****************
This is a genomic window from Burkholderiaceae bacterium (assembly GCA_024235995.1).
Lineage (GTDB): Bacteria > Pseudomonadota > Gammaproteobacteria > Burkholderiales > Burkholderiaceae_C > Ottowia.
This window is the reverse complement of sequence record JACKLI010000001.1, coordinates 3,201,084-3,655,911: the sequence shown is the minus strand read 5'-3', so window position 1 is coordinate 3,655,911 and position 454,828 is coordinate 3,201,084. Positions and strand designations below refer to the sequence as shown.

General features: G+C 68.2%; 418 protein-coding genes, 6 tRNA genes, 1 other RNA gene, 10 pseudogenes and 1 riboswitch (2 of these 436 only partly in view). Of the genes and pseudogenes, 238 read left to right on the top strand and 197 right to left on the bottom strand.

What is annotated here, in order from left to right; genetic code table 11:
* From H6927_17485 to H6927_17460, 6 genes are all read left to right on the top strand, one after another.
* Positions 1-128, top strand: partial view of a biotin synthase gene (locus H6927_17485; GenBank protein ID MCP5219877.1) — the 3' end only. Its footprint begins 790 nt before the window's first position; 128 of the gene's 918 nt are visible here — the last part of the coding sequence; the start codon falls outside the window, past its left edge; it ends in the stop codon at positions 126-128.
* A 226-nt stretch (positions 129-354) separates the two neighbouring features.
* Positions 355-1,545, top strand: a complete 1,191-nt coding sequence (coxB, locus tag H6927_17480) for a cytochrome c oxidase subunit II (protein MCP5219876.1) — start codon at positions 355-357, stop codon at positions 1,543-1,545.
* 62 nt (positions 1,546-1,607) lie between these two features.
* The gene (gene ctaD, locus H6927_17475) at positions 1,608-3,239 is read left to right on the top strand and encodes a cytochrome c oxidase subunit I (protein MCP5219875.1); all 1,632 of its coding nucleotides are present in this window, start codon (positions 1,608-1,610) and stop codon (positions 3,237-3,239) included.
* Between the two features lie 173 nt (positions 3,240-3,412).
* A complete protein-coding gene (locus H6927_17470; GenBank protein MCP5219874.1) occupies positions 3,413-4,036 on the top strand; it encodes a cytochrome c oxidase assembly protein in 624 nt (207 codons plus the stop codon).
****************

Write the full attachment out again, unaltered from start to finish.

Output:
This is a genomic window from Burkholderiaceae bacterium (assembly GCA_024235995.1).
Lineage (GTDB): Bacteria > Pseudomonadota > Gammaproteobacteria > Burkholderiales > Burkholderiaceae_C > Ottowia.
This window is the reverse complement of sequence record JACKLI010000001.1, coordinates 3,201,084-3,655,911: the sequence shown is the minus strand read 5'-3', so window position 1 is coordinate 3,655,911 and position 454,828 is coordinate 3,201,084. Positions and strand designations below refer to the sequence as shown.

General features: G+C 68.2%; 418 protein-coding genes, 6 tRNA genes, 1 other RNA gene, 10 pseudogenes and 1 riboswitch (2 of these 436 only partly in view). Of the genes and pseudogenes, 238 read left to right on the top strand and 197 right to left on the bottom strand.

What is annotated here, in order from left to right; genetic code table 11:
* From H6927_17485 to H6927_17460, 6 genes are all read left to right on the top strand, one after another.
* Positions 1-128, top strand: partial view of a biotin synthase gene (locus H6927_17485; GenBank protein ID MCP5219877.1) — the 3' end only. Its footprint begins 790 nt before the window's first position; 128 of the gene's 918 nt are visible here — the last part of the coding sequence; the start codon falls outside the window, past its left edge; it ends in the stop codon at positions 126-128.
* A 226-nt stretch (positions 129-354) separates the two neighbouring features.
* Positions 355-1,545, top strand: a complete 1,191-nt coding sequence (coxB, locus tag H6927_17480) for a cytochrome c oxidase subunit II (protein MCP5219876.1) — start codon at positions 355-357, stop codon at positions 1,543-1,545.
* 62 nt (positions 1,546-1,607) lie between these two features.
* The gene (gene ctaD, locus H6927_17475) at positions 1,608-3,239 is read left to right on the top strand and encodes a cytochrome c oxidase subunit I (protein MCP5219875.1); all 1,632 of its coding nucleotides are present in this window, start codon (positions 1,608-1,610) and stop codon (positions 3,237-3,239) included.
* Between the two features lie 173 nt (positions 3,240-3,412).
* A complete protein-coding gene (locus H6927_17470; GenBank protein MCP5219874.1) occupies positions 3,413-4,036 on the top strand; it encodes a cytochrome c oxidase assembly protein in 624 nt (207 codons plus the stop codon).